Blam Blam Blam was a politically-charged underground pop act with touches of post-punk guitar, intelligent lyrics and the melodic touch of Don McGlashan’s vocals and Euphonium playing on killer signature tunes like ‘There is no depression in New Zealand’ and ‘Don’t fight it Marsha (it’s bigger than the both of us)’.
Christchurch power-pop Pop Mechanix began their life as ‘Splash Alley’. They built up a strong reputation locally and around the country with Dick Driver (and later, Peter McLennan) as front-man; but never quite made it to the next level in Australia.
Legendary and short-lived indie punk label that debuted right on the cusp of the New Zealand underground explosion (i.e. they predate and are noted as a precursor to Flying Nun). Ripper was basically where New Zealand punk first surfaced with the likes of the Suburban Reptiles, the fleetingly popular Swingers, Scavengers etc – basically the cream of the early New Zealand punk scene.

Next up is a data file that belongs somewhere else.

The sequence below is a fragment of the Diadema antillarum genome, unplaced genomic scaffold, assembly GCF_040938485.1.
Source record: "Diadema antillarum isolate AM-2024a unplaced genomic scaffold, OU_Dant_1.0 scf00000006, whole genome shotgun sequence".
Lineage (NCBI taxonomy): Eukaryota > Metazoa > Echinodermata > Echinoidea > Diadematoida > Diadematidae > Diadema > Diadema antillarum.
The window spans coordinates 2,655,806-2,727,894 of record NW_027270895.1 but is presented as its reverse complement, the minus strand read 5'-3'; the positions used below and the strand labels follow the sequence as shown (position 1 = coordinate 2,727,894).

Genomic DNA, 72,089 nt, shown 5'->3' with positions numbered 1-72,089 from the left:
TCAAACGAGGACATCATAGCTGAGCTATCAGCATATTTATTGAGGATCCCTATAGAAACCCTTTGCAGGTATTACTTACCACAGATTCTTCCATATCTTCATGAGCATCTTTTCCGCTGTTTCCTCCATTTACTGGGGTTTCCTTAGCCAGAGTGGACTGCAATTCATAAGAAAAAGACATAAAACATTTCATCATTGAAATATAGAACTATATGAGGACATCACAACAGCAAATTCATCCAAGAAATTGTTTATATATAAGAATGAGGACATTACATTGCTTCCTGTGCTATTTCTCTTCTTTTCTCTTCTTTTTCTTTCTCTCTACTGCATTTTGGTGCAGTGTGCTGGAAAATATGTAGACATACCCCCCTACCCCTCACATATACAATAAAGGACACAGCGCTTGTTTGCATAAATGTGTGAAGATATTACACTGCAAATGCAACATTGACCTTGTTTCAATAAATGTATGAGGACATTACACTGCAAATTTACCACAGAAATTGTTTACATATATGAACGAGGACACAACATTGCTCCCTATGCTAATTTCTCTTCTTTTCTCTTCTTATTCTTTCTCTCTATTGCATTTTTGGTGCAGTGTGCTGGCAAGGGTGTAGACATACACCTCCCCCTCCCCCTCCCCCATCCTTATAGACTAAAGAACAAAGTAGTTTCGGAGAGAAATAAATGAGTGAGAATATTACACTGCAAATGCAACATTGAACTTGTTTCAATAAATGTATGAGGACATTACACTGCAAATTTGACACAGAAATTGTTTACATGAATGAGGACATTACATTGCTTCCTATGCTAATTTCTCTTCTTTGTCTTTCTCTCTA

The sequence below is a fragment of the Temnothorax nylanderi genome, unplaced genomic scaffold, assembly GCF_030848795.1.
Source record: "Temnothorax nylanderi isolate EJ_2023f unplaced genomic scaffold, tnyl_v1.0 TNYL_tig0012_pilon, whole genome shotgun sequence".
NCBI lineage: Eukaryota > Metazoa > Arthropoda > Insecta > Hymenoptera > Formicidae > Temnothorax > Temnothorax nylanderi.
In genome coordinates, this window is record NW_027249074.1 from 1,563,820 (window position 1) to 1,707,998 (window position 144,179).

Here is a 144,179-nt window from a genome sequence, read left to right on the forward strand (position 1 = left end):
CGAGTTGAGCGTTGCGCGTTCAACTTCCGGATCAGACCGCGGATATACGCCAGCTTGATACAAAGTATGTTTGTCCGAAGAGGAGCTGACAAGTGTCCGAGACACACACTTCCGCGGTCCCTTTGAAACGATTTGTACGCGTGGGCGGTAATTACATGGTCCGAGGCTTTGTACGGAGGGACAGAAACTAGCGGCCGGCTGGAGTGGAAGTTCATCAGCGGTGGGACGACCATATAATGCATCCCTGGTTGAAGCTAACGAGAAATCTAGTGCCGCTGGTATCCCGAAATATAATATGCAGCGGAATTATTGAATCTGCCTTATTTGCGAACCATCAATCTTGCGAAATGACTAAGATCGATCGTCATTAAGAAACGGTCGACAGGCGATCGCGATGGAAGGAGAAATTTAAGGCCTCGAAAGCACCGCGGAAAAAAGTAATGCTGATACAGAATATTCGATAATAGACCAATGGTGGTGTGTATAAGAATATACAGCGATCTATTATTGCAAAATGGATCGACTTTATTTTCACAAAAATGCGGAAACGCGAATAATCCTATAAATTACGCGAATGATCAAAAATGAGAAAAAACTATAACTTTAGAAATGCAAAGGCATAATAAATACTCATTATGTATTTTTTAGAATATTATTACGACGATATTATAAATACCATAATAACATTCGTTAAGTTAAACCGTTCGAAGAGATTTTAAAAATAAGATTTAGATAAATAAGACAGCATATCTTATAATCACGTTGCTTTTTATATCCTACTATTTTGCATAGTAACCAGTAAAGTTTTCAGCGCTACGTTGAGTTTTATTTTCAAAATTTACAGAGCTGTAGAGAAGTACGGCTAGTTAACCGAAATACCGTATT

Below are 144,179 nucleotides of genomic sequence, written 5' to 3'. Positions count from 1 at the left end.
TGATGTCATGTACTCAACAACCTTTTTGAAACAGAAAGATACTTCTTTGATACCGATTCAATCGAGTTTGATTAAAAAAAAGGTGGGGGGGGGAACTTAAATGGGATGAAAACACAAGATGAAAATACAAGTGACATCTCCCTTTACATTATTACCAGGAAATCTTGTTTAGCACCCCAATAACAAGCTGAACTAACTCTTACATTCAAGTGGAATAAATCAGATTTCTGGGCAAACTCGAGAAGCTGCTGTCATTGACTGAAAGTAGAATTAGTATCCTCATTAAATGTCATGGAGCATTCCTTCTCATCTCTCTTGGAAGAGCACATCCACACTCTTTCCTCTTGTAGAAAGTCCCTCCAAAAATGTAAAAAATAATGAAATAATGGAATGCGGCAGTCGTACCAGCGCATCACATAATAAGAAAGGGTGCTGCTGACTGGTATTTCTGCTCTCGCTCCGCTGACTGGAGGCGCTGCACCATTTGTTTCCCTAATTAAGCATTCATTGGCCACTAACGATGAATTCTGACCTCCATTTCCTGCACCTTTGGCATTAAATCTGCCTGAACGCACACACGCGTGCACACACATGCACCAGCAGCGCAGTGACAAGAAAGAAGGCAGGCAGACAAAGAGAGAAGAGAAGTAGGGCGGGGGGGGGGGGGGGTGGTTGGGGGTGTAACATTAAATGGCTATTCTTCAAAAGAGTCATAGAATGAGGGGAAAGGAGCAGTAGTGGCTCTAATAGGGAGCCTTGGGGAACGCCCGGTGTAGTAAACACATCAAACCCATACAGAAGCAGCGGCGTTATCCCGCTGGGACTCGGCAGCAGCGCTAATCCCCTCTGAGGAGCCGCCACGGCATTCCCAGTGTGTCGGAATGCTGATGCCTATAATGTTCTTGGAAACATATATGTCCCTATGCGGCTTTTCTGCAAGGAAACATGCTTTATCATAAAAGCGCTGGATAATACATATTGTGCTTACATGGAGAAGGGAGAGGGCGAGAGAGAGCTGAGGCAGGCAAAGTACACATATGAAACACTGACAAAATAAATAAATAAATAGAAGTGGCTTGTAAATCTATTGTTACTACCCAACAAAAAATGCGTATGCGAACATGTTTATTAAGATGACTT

Ira Robbins (Trouser Press): “A jazzy-cum-classical nine-person ensemble with clarinets, cello, tuba and bassoon (in addition to guitar, bass and drums), New Zealand’s determinedly oddball Avant Garage sounds like something Zappa might have done in his Dada orchestral phase.”
[The Spelling Mistakes ‘Feel So Good/Hate Me Hate/I Hate’] tied for first single [with The Features recorded debut]…also sold around a thousand and briefly broke even until Phonogram heard it and asked for their compilation advance cheque back..oh well. –… Read More »Spelling Mistakes